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Messages - lskovlun

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SCI Community How To's & Tutorials / Re: Using timers
« on: February 13, 2007, 06:29:06 AM »
Come to think of it, I don't think you even need to do that. All you need is a Script (capital s)that is guaranteed to survive when the script (small s) goes away. The thing going on during a room change is a kind of garbage collection. It checks whether the client property is NULL before doing anything (note that #delete and #dispose are distinct methods).

SCI Community How To's & Tutorials / Re: Using timers
« on: February 12, 2007, 03:27:14 PM »
There is a way, actually. You need to combine the use of the Timer class with a region. I believe I described those in a post on Mega-Tokyo long ago. I can't find the post right now, but I did find a post by cloudee1 saying you have written one as well. If that is the case, I don't need to go back and dig it up (I'd write a summary here, but my recollection of it is spotty).

SCI Community How To's & Tutorials / Using timers
« on: January 29, 2007, 05:48:58 PM »
The Timer class in the template game has gone largely unused, and that
is a shame. So here's my attempt at explaining how to use it.

First, there is no need to instantiate an object unless you want to
change the timeout later on. The class methods are designed to take
care of that. Second, the Timer class works by cueing a script when it
expires. I can't recall whether that's in the documentation or not,
but it simply means incrementing the current state number by 1 and
calling changeState. Third, the only real advantage of the Timer class
is its mutator methods. All other functionality is available directly
in the Script class, so if your timing needs are simple, you don't
need this class at all.

Next, I'll describe the architecture of Timer (and Script, in this
regard) objects. There are actually two separate properties devoted
for timing: They are called 'cycles' ('cycleCnt' in the Timer class) and
'seconds'. The difference between them is (obviously) their
resolution and, consequently, also their range. A cycle in SCI
parlance is 1/60th of a second. Thus, the maximum range of a timer if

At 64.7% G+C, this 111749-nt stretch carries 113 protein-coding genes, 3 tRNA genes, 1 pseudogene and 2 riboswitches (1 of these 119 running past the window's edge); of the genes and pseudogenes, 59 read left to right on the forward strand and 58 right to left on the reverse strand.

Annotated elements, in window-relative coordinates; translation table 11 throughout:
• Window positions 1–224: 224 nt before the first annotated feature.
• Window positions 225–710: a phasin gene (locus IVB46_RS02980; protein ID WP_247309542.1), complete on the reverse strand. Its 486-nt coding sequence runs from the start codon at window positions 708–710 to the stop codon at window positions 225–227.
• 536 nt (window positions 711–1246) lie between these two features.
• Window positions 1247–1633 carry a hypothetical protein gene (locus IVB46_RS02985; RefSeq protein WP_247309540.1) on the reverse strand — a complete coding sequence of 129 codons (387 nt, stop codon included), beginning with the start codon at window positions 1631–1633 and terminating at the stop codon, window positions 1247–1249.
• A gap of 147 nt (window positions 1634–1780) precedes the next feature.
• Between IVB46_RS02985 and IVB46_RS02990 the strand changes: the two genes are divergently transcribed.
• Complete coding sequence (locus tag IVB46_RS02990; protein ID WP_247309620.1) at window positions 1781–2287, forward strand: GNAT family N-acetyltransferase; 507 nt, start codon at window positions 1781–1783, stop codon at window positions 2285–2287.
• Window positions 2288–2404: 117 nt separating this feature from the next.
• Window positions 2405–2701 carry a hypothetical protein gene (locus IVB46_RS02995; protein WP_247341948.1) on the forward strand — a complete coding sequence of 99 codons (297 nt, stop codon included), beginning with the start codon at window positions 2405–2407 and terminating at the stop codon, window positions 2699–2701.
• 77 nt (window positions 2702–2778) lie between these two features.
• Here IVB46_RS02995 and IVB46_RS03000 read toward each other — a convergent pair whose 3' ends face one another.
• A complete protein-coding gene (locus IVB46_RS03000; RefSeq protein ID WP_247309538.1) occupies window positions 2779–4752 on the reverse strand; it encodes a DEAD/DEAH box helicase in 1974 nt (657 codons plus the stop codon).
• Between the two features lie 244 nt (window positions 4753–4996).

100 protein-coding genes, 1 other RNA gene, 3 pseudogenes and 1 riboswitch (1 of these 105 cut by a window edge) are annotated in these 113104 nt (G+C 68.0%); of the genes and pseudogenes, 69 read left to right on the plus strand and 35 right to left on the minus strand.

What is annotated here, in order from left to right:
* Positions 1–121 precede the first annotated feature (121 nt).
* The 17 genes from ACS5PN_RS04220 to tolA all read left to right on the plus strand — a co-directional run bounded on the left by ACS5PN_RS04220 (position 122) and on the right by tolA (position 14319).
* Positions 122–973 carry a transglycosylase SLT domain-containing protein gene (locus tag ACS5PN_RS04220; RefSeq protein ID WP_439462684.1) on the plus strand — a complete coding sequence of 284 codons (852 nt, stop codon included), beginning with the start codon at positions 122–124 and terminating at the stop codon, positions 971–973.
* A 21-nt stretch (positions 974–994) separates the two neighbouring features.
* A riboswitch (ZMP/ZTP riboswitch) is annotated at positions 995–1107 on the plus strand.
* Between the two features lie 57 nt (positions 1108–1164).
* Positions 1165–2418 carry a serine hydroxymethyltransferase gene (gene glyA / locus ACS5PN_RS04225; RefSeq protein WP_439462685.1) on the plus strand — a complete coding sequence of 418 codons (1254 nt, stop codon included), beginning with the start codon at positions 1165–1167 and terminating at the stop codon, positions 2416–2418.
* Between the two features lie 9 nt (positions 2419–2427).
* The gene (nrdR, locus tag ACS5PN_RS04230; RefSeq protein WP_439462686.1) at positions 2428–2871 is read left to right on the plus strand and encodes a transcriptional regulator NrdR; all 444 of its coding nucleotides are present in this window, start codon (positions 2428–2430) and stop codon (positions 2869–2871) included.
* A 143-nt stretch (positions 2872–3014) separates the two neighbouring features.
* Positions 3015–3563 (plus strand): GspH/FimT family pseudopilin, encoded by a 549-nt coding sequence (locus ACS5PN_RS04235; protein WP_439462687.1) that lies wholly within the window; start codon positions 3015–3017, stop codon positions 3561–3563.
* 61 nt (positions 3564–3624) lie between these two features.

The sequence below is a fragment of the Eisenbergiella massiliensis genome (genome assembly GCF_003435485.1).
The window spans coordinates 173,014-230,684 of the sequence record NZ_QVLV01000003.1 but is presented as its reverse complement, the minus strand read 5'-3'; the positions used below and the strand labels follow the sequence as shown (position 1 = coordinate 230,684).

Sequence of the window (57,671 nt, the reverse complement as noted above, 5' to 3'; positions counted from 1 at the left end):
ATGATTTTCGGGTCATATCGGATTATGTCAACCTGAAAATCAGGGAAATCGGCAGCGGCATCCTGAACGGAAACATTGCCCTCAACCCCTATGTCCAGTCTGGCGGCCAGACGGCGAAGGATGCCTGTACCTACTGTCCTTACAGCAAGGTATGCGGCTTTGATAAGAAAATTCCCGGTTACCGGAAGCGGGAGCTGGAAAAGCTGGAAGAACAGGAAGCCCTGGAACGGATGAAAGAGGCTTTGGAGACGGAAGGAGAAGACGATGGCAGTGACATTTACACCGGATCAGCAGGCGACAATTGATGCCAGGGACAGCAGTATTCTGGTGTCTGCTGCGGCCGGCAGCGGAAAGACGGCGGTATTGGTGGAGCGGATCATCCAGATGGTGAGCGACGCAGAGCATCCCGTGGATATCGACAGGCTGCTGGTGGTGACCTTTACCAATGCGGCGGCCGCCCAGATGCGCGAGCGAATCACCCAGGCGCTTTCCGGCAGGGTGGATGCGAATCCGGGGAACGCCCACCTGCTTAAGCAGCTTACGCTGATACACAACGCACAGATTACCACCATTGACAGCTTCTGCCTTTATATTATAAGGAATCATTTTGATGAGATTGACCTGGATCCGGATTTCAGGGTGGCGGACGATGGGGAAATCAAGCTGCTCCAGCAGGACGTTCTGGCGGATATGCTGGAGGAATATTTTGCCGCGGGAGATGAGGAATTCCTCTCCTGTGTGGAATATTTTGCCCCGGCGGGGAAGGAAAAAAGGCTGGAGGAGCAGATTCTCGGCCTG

you choose to use the cycle counter is about 18 minutes. If you choose
to use the second counter, the range is about 45 hours.

The mutator functions I hinted at above are called setCycles, set, and
setReal, respectively. The first one is simple; it takes a cycle count
(which you would have to calculate yourself) and starts a new timer
with that timeout. You would call it like so:

(Timer:setCycle(RoomScript 30))

where RoomScript is the script that will be cued when the timer
expires. The timeout will be half a second (30/60).

The set method is a bit smarter. It automatically calculates the
correct cycle count given a count of seconds, minutes, and hours. This
method also adjusts the final count for the currently set game speed,
which is not always what you want. And it uses the cycle
(see above for a description); the real range of the Timer
class may vary if you use this method. You would use it like so:

(Timer:set(RoomScript 30))

for a thirty-second delay.

Finally, there's the setReal method. Like set, it
performs all calculations on its own, but it uses the seconds
counter, and it does not adjust for game speed. Thus, it is
ideal for game events that depend on how much "real time" passes.
However, it does not work out of the box due to a typo in the template
game. To fix it, find the doit method of the timer class (in, and the line that says:

(if (not seconds)

Fix the first line so it reads:

(if (not --seconds)

and you're all set.

Finally, the cases where you don't need a Timer object. As I've
mentioned, the Script class has comparable properties (but no methods)
to the Timer class. So you can simply use your room script and the
cycles and seconds properties directly, if you are so inclined. This
is what Sierra did in most cases; you don't really see the Timer class
used much in the games. You would simply do

(instance RoomScript of Script
     (method (changeState newState)
        (switch (newState)
           (case 1
            = seconds 15)
           (case 2
            Print("Time's up!")))))

When using the Timer class, you would similarly put your initialization code in case 1 above (or in a room's init method).

Actually, this is the usual way of skipping past/ending the intro in SCI games. The template game is modeled after LSL3; that one is an anomaly. Most other games don't use an INITROOMS script at all - I'm surprised you'd try this, though.


SCI Syntax Help / Re: Ideas to create Keypad from SQ1
« on: January 17, 2007, 04:08:47 PM »
I have uploaded the package in the SCI How-To section.
(jtyler125: This package is different from the one I sent to you earlier. Use this one instead, as a number of bugs have been fixed)


SCI Community How To's & Tutorials / A generic Keypad class
« on: January 17, 2007, 04:06:54 PM »
Code in the attached file, along with documentation. Note that I use the ego view for buttons (as I said, I am not a graphic artist). The first the buttons from the left are number buttons, and add the numbers 1, 2 and 3 to the keypad text. The next button cancels, the one after that is backspace, and the last one OK. It would be great if someone would help me make better graphics for the demo code. Instructions are in the documentation. You will also need to add the word 'keypad' to your vocabulary.


SCI Syntax Help / Re: Ideas to create Keypad from SQ1
« on: January 17, 2007, 03:55:23 AM »
Yeah, post it for everyone to see!

I would. The problem is, it's a package consisting of several source files and a pdf with the documentation. Of course, I could put up a .zip as an attachment, perhaps with the most important code in the message body or something.
Also, I seem to have misplaced the views I used for testing when I wrote the code originally (which is four years ago);